Can Algorithms Dream Up Bach Chorales? DeepBach Says Yes

Tuesday, December 20, 2016 - 11:57 AM

J.S. Bach's composing style is being recreated by computer algorithm. (Mike Rinzel)

Bach’s personal philosophy must have been something along the lines of “if you’re going to do something, do a lot of it.” It’s the only way to explain the number of children he sired (20), and the incredible number of short chorale pieces he wrote: several hundred, 209 of which survive. It’s the music that is the subject of an interesting musical project by Gaetan Hadjeres and François Pachet of Sony Computer science laboratories. The Paris-based team is teaching a computer to construct harmonies in the style of Bach’s chorale cantatas.

Why Bach? Because those chorales, while complex, follow his own strict set of rules that would be easier to teach a machine than, say, a Schoenberg. The music, written for four voices, is carried by a melody in the highest voice. The remaining three form the harmony that gives the music the Bach-like sounds that we crave. If you needed a refresher on what that sounded like, check it out in action below.

Hadjeres and Pachet are using an algorithm to construct harmonies that fit right into that mold.

They transposed the Bach chorales and cantatas into a number of different keys, giving their program — unsurprisingly called DeepBach — 2,503 total pieces of music to work with. As one would expect, listening to that much music on repeat means the program got really good at determining what sounded like Bach and what didn’t. So when it began to produce its own harmonies, it fared much better than previously similar attempts at AI music production. Of the 1,600 people surveyed — over a quarter of whom were professional musicians or music students — about half identified DeepBach as RealBach.

There are some interesting implications that follow. Programs like this can bring an all-new dimension to the study of classical music and could be applied to other types of music, as well. Maybe we’ll one day see it in action for reconstructing musical sketches and fragments, too.

Take a listen to one of the DeepBach pieces, and tell us what you think.

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Comments [13]

menorah Rotenberg from Teaneck, NJ

sounded "tinny"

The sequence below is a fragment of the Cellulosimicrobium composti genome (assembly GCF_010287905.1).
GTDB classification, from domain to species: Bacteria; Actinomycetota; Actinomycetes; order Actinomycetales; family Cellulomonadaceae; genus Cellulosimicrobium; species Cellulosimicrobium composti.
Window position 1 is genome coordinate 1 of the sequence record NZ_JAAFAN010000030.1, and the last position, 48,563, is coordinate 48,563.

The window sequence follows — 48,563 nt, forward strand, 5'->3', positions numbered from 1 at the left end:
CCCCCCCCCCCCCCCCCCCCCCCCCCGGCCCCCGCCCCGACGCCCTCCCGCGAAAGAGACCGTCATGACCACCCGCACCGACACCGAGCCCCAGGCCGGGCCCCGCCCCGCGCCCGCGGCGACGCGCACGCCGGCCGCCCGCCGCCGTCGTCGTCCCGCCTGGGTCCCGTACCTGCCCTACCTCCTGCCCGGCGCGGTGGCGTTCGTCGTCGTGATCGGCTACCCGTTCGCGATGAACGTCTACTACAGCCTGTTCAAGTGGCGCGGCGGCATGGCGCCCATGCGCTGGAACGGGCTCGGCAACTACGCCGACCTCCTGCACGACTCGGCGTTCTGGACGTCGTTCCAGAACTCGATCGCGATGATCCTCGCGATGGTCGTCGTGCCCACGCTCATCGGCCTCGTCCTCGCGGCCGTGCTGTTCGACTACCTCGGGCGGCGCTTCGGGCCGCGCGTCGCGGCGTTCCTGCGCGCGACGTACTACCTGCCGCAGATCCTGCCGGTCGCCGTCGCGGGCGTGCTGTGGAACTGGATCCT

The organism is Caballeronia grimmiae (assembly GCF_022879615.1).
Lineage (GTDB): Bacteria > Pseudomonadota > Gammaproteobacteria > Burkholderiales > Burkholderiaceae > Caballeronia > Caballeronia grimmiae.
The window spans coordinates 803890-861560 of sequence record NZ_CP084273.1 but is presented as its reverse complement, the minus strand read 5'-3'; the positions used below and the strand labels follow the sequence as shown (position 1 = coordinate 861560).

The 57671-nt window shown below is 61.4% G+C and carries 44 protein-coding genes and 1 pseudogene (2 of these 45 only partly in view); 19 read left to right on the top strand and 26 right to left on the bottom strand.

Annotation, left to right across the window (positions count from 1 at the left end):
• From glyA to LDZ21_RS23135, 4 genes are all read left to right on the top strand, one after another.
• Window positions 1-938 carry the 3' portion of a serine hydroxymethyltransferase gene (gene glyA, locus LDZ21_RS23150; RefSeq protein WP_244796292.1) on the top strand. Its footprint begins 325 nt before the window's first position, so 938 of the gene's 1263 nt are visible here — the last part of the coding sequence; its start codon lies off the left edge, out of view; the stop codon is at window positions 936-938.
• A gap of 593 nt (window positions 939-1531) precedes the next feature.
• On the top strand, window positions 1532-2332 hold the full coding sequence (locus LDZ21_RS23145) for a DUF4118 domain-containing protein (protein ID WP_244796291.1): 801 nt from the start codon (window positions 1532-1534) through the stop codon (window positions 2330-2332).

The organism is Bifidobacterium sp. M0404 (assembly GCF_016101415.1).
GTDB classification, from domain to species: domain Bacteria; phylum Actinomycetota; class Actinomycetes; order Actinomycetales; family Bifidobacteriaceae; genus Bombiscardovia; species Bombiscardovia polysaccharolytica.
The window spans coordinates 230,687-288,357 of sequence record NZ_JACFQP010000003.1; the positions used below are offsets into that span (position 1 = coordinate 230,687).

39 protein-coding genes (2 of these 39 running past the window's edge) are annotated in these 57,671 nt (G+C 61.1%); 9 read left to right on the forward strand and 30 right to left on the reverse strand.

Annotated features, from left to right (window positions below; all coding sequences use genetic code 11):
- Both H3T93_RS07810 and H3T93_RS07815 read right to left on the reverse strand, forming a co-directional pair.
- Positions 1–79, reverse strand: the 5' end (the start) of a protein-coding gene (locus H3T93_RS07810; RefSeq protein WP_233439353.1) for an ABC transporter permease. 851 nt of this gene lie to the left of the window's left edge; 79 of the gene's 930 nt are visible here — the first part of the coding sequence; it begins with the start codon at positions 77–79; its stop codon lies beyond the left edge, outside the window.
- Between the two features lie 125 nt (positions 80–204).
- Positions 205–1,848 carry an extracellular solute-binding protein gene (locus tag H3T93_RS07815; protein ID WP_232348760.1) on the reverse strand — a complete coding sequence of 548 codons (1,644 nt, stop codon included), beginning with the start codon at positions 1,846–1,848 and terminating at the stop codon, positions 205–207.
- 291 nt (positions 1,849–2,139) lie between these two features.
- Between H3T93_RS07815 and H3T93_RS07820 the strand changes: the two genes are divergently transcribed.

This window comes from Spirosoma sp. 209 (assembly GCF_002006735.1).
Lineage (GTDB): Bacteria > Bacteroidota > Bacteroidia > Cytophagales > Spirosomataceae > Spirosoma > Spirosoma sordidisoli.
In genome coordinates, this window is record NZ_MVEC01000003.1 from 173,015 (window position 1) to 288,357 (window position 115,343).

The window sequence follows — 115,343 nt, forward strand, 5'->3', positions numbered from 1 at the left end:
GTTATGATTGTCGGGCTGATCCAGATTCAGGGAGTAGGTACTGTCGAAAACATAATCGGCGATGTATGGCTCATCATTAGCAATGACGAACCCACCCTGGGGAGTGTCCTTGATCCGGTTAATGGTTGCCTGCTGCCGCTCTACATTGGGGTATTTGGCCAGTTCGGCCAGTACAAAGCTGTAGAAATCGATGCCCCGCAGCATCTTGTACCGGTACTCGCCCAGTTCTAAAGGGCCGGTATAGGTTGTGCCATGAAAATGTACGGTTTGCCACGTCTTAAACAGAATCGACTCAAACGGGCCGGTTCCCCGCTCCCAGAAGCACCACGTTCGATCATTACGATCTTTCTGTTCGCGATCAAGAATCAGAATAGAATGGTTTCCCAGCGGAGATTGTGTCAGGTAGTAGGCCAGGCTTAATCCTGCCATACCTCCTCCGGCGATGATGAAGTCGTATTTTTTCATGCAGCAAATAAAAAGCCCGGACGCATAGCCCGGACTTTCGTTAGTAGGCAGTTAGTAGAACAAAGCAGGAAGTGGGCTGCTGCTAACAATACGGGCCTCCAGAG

Jan. 04 2017 06:42 PM
Ferdinand Gajewski from NJ

Here's an example of Bach's style, the work of human hands:

http://www.freewebs.com/fjgajewski/festklav4-6-06.pdf

Dec. 30 2016 08:34 PM
Ferdinand Gajewski from NJ

Oh dear. My previous post requires many errata. So here it is again LOL. In the 60s my Harvard counterpoint students were simultaneously playing with computers and Bach. They had the brainstorm to try to compose examples of two-part (maybe it was four-part) counterpoint in Bach's style via computer. The results were atrocious. Yet they insisted "the real Bach could now be relegated to the trash pile of history."

Dec. 30 2016 08:27 PM
Ferdinand Gajewski

In the 60s my Harvard counterpoint student were simultaneous playing with computers and Bach. They had the brainstorm to try to cponse two=partm(maybe it was our-part) ounterpoint in Bach;s style via computer.

Dec. 30 2016 08:16 PM
Ivan Guevara from New York City

Doesn't sound like authentic Bach to me. The giveaway is that some of the harmonic
resolutions in the counterpoint are not what Bach would have written. This rendering
sounds like a beginner's counterpoint exercise that sounds somewhat like Bach. Give
me the real J.S. Bach any day. Trust me on this - I am a classically trained organist who has played more than a bit of Bach and hope to continue till well, you
know!

Dec. 28 2016 09:22 PM
George from Teaneck, NJ

While not an expert, just a classical music lover, I can't say with the sophistication of a music professor. I do know you can be taught to "write music like Mozart" if you follow certain rules. So why not an algorithm for generating such music?

It does sound quite nice.

Dec. 27 2016 03:28 PM
Eric from Bangkok

Not convincing to my ear. One of the fermatas was completely ignored. The sequence of the melodies was poor. Bach's genuine chorales have a sense of movement towards a destination. This artificial "chorale" doesn't. In music theory class we analysed all of Bach's chorales so I'm familiar with the complete Chorale Book.

Dec. 26 2016 09:30 AM
Ruth Shoenthal from Manhattan

Sounds more like Thomas Tallis to me. To be honest, from 12/23 1 am to 12/31 @ 11:59 pm, I'll be listing all day & night to Bach on WKCR. Perfection!

Dec. 24 2016 12:08 PM
David from Flushing

Handel is my favorite composer, yet I have come to be intolerant of Bach. Bach always reminds me of log tables---neat, predictable, and not knowing when to stop. By comparison, Handel smiles at us.

Dec. 22 2016 01:54 PM
Aaron Isquith from Brooklyn

As music students, we were asked to compose in the style of. That a computer algorithm is doing this only means that the computers are many years behind the average music student. As a musicologist, I'm not impressed.

Dec. 21 2016 06:47 PM

Decent!

Dec. 21 2016 12:53 PM
Paul from Brooklyn, NY

Sounds like a counterpoint exercise.

Dec. 21 2016 11:31 AM
Marc from Philadelphia

To be honest, I'd rather not listen to either BWV 227 or DeepBach.

Dec. 20 2016 05:17 PM

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